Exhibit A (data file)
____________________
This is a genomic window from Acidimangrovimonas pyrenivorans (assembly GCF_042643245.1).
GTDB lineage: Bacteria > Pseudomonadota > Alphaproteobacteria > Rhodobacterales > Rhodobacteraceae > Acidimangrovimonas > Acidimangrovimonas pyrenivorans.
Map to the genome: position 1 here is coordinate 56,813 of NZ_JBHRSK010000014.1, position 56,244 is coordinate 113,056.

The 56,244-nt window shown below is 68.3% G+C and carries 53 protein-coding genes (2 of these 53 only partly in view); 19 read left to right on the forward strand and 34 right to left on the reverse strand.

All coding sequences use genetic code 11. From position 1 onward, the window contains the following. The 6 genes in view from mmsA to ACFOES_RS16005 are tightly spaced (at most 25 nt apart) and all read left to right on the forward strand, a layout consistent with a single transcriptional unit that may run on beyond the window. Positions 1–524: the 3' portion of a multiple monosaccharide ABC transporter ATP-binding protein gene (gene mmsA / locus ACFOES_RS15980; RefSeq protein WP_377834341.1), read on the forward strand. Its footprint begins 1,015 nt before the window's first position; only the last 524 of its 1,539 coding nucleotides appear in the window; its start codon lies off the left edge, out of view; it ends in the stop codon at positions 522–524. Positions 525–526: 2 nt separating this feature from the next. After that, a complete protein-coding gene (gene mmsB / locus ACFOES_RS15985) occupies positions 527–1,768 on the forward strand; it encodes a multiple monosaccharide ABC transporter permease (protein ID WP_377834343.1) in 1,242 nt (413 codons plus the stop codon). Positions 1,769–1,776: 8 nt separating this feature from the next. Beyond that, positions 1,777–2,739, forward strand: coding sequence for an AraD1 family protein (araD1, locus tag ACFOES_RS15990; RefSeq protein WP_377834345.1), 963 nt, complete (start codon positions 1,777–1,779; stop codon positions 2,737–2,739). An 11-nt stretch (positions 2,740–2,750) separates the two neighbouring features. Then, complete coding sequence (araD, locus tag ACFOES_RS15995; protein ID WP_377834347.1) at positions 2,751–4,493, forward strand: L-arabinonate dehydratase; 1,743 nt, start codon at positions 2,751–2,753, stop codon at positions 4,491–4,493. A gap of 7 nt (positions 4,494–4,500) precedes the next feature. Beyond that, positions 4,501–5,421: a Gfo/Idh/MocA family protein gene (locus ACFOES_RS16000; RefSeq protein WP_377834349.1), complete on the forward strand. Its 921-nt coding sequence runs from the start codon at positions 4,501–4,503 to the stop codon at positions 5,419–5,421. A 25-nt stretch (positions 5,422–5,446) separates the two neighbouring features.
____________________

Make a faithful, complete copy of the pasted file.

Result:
This is a genomic window from Acidimangrovimonas pyrenivorans (assembly GCF_042643245.1).
GTDB lineage: Bacteria > Pseudomonadota > Alphaproteobacteria > Rhodobacterales > Rhodobacteraceae > Acidimangrovimonas > Acidimangrovimonas pyrenivorans.
Map to the genome: position 1 here is coordinate 56,813 of NZ_JBHRSK010000014.1, position 56,244 is coordinate 113,056.

The 56,244-nt window shown below is 68.3% G+C and carries 53 protein-coding genes (2 of these 53 only partly in view); 19 read left to right on the forward strand and 34 right to left on the reverse strand.

All coding sequences use genetic code 11. From position 1 onward, the window contains the following. The 6 genes in view from mmsA to ACFOES_RS16005 are tightly spaced (at most 25 nt apart) and all read left to right on the forward strand, a layout consistent with a single transcriptional unit that may run on beyond the window. Positions 1–524: the 3' portion of a multiple monosaccharide ABC transporter ATP-binding protein gene (gene mmsA / locus ACFOES_RS15980; RefSeq protein WP_377834341.1), read on the forward strand. Its footprint begins 1,015 nt before the window's first position; only the last 524 of its 1,539 coding nucleotides appear in the window; its start codon lies off the left edge, out of view; it ends in the stop codon at positions 522–524. Positions 525–526: 2 nt separating this feature from the next. After that, a complete protein-coding gene (gene mmsB / locus ACFOES_RS15985) occupies positions 527–1,768 on the forward strand; it encodes a multiple monosaccharide ABC transporter permease (protein ID WP_377834343.1) in 1,242 nt (413 codons plus the stop codon). Positions 1,769–1,776: 8 nt separating this feature from the next. Beyond that, positions 1,777–2,739, forward strand: coding sequence for an AraD1 family protein (araD1, locus tag ACFOES_RS15990; RefSeq protein WP_377834345.1), 963 nt, complete (start codon positions 1,777–1,779; stop codon positions 2,737–2,739). An 11-nt stretch (positions 2,740–2,750) separates the two neighbouring features. Then, complete coding sequence (araD, locus tag ACFOES_RS15995; protein ID WP_377834347.1) at positions 2,751–4,493, forward strand: L-arabinonate dehydratase; 1,743 nt, start codon at positions 2,751–2,753, stop codon at positions 4,491–4,493. A gap of 7 nt (positions 4,494–4,500) precedes the next feature. Beyond that, positions 4,501–5,421: a Gfo/Idh/MocA family protein gene (locus ACFOES_RS16000; RefSeq protein WP_377834349.1), complete on the forward strand. Its 921-nt coding sequence runs from the start codon at positions 4,501–4,503 to the stop codon at positions 5,419–5,421. A 25-nt stretch (positions 5,422–5,446) separates the two neighbouring features.